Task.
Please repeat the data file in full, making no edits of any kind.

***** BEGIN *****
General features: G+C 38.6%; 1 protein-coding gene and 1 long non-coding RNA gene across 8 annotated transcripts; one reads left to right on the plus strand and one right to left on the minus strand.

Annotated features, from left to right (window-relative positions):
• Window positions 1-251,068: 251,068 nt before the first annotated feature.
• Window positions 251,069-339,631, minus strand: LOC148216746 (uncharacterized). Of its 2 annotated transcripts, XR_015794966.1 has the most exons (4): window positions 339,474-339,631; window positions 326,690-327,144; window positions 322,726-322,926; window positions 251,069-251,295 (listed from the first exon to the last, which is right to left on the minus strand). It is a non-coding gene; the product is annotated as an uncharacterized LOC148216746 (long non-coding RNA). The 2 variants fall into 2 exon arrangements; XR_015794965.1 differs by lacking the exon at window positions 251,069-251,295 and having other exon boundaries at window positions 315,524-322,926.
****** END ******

General features: G+C 38.6%; 1 protein-coding gene and 1 long non-coding RNA gene across 8 annotated transcripts; one reads left to right on the plus strand and one right to left on the minus strand.

Annotated features, from left to right (window-relative positions):
• Window positions 1-251,068: 251,068 nt before the first annotated feature.
• Window positions 251,069-339,631, minus strand: LOC148216746 (uncharacterized). Of its 2 annotated transcripts, XR_015794966.1 has the most exons (4): window positions 339,474-339,631; window positions 326,690-327,144; window positions 322,726-322,926; window positions 251,069-251,295 (listed from the first exon to the last, which is right to left on the minus strand). It is a non-coding gene; the product is annotated as an uncharacterized LOC148216746 (long non-coding RNA). The 2 variants fall into 2 exon arrangements; XR_015794965.1 differs by lacking the exon at window positions 251,069-251,295 and having other exon boundaries at window positions 315,524-322,926.